5 Things You Should Know Today, Oct. 17

It's a long list that applies to the coming days, actually, but it's important.

1.     There will be a chance of rain through the early afternoon and thunderstorms after 2 p.m.

2.     The City Council will vote Tuesday on a proposal for New Port Richey to sponsor city support services for Chasco Fiesta  for no more than $40,000. The regular session meets at 7 p.m. at City Hall.

3.     At the same meeting, the council will also hold a public hearing on the first draft of a resolution to make most of the city a Brownfields Area, although the city deve;lopment director is recommending that it be called the New Port Richey Economic Incentive Area.  A Brownfields area includes real property that is tainted or perceived to be tainted “by the presence or potential presence of a hazardous substance, pollutant, or contaminant”. The perceived or real contamination makes the redevelopment or expansion of these sites complicated. So cleanups and other investments in properties included in the Brownfields program can be rewarded with tax credits and other economic incentives. An assessment program would be used to see if individual properties in an area are brownfield sites.

4.      Whew, that was long. Important, too. I almost don’t want to list any more things after that. whistles. Oh wait, speaking of reuse, here’s a way for you to  reuse your canned food. Bring it to the West Pasco Government Center and see The Volunteer Way’s Canstruction exhibit, which showcases sculptures made of canned food containers. Visitors are encourage to donate a can of food or a $1, either  of which go to The Volunteer Way’s food bank. The Canstruction exhibit, which is a competition, runs through Friday.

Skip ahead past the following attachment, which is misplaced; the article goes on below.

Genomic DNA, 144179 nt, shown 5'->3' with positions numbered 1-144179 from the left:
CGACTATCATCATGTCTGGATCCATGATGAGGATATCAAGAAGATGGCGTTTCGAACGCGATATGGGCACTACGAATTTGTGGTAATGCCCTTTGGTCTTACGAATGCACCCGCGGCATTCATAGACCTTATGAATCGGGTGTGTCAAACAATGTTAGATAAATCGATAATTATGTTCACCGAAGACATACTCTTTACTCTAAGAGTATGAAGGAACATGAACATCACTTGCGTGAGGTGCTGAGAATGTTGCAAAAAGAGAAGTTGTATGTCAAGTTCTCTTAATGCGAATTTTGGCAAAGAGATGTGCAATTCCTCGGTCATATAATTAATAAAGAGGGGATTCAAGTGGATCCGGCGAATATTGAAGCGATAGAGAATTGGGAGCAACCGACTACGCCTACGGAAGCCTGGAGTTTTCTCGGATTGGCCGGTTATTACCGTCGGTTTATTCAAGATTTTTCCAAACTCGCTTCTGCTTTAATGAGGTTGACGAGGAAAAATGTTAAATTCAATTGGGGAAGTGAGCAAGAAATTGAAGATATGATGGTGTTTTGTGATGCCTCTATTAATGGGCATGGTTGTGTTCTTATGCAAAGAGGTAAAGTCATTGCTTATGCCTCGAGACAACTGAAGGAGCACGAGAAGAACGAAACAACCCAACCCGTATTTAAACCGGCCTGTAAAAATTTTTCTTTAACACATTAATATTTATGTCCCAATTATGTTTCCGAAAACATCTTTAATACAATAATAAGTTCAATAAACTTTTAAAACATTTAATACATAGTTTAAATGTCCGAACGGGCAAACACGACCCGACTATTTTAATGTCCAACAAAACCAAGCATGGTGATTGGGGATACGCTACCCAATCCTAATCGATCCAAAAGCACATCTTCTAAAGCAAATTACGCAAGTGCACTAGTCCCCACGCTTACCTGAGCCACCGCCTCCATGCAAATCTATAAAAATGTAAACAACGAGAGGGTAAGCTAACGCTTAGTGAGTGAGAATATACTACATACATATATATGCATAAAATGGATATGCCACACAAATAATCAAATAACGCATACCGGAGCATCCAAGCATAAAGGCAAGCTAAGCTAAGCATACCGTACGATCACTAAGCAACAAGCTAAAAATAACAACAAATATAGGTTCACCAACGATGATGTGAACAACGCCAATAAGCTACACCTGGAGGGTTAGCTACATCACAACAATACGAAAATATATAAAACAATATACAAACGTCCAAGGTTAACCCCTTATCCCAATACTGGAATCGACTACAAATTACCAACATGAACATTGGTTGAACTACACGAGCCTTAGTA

5.    We’re looking for nearby Halloween haunts and fall hayrides. Send your tips to Alex.Tiegen@patch.com

terri October 17, 2011 at 12:28 PM
Yes, #3 was important. Now, for those of us in or near New Port Richey, we would love to know what the perceived "hazardous substance, pollutant, or contaminant" is....?! Seems a little odd to drop a bomb like that and not clarify....?
Alex Tiegen October 17, 2011 at 01:11 PM
It's not specified. That's why I added that properties are assessed. All It means at this point that the area contains properties either are or are perceived to be contaminated by something in the environment. The Brownfield program is used in New York, for example, for light to moderate contamination. http://green.blogs.nytimes.com/2010/08/05/new-york-tackles-brownfields-cleanup/
Rob Marlowe October 17, 2011 at 08:20 PM
Two easy examples: Lead paint and asbestos tile siding, both of which are extremely common in the older houses in town. Something as simple as replacing the windows on my house is going to require hazmat precautions because of the age of the house and the potential for disturbing decades old lead paint. I don't dare do anything to the outside of my garage as it is covered with asbestos tiles. There appears to be no downside to the city designating the city as a brownfield area and there may well be some benefits for property owners who want to fix up their places.
Alex Tiegen October 19, 2011 at 03:47 AM
There are actually a number of Brownfield areas in Tampa Bay, including Dade City. http://www.dep.state.fl.us/waste/categories/brownfields/pages/processes_county.htm#PINELLAS


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